• Teleportation:  The character can “instantly transport himself...to any spot of his choice within his line of sight.”  Contrary to the notion of “line of sight,” there are modifiers for teleporting to locations the character cannot see.
“The referee may of course create new psionic powers,” we are told, “but should in all cases use discretion when doing so.”  Also, “Having too many characters with psionic characters can throw a campaign out of balance completely.”

Mattson states:
The referee should determine how psionic skills are acquired by a character.  It may be necessary for someone to seek out a psionic mentor...or a psionic organization that will train him properly.  Either way, an interesting series of adventures could be set up in which adventuring groups hunt for such sources of information.
Does Mattson mean that beginning characters cannot possess psionic skills?  Perhaps he is referring to skills acquired after character generation (and/or improving beginning skills).

Sunday, February 24, 2019

Mental Powers in Star Frontiers

Art by Virgil Finlay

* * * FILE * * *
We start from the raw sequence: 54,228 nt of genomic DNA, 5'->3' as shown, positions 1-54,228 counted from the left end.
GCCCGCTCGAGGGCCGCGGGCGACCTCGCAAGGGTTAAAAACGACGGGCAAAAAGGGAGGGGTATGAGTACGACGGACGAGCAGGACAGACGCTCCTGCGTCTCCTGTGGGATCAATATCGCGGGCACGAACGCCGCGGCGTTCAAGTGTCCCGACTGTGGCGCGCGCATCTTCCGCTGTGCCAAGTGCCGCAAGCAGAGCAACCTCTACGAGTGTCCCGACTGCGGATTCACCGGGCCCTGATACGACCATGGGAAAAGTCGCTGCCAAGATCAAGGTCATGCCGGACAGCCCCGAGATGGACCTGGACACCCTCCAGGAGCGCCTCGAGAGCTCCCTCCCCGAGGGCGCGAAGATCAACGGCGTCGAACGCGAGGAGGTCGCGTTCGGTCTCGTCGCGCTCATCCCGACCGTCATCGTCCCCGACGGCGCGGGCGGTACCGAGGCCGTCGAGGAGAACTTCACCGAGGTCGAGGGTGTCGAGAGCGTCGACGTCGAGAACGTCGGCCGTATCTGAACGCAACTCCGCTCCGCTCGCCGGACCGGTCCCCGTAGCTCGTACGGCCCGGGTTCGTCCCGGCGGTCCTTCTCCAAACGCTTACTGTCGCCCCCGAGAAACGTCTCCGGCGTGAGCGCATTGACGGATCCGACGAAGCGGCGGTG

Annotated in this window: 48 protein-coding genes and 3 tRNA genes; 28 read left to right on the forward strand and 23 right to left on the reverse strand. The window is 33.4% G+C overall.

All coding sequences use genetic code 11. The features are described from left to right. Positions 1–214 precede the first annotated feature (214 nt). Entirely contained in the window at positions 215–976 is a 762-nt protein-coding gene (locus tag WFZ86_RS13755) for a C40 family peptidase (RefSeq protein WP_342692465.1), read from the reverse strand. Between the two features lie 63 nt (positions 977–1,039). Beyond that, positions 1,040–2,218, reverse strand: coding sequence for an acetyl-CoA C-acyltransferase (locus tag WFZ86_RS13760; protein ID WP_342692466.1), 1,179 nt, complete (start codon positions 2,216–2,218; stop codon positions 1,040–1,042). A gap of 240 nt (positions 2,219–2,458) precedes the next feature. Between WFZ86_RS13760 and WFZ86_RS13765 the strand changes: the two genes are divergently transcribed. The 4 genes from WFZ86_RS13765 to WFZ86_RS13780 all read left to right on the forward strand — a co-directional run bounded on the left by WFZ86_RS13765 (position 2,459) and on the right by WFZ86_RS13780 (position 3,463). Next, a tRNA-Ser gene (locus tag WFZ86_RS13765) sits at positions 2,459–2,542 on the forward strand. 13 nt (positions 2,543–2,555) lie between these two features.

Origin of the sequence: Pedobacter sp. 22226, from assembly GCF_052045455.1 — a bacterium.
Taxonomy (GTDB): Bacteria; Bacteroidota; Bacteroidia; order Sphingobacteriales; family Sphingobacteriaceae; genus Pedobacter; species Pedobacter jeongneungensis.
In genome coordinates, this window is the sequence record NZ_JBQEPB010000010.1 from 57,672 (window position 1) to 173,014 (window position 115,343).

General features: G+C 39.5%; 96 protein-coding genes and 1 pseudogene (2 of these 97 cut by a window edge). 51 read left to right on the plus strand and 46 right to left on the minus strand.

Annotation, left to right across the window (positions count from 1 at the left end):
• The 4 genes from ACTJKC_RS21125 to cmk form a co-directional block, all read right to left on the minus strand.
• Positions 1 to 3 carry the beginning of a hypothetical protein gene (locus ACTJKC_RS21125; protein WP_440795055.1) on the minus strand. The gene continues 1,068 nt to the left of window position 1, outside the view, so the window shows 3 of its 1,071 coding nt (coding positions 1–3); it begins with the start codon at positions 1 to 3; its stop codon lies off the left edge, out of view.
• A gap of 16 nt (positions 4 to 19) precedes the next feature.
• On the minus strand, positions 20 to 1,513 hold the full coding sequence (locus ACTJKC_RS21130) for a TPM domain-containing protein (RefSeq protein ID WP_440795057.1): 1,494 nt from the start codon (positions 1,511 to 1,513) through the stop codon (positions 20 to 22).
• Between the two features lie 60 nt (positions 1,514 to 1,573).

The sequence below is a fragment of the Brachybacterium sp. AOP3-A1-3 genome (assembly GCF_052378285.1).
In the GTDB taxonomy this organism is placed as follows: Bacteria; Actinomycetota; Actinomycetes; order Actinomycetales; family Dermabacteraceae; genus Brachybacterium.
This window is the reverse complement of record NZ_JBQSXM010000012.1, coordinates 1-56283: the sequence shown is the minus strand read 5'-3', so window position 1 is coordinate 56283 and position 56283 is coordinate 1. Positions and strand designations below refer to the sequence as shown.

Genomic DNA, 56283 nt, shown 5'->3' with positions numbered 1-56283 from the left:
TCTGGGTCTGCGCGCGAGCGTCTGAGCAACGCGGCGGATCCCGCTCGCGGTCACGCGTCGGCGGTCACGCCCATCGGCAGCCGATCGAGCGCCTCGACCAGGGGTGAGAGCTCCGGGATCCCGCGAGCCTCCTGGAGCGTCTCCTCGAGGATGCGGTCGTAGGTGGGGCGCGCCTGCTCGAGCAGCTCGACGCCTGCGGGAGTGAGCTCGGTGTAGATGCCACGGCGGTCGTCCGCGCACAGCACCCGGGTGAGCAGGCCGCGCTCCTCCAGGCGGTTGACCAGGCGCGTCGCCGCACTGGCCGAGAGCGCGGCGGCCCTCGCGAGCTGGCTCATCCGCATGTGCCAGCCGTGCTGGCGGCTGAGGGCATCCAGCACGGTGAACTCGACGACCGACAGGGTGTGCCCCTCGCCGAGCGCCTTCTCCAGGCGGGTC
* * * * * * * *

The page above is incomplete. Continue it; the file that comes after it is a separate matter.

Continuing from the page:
A seven-page section of Zebulon's Guide to Frontier Space is devoted to “the concept of mental powers, often referred to in other role-playing games as psionics.”  The Introduction to this section emphasizes the optional nature of these rules.  We are told that the referee need not “include these options in his game, and if he does omit them, it will not unbalance the rest of the system.”  This leads one to wonder if including the rules will unbalance the rest of the system.  In fact, three paragraphs later, we are warned that incorporating the rules “will...require more care in balancing the campaign.”  There is an option of limiting mental powers – the Guide refers to them as 'disciplines' – to non-player characters; either “to an NPC race or character type.”  Also, “In a future volume of Zebulon's Guide to Frontier Space, some creatures may even have the option to use a mental discipline for communications or attack.”  As indicated in the previous post, the publishing of further volumes was a forlorn hope.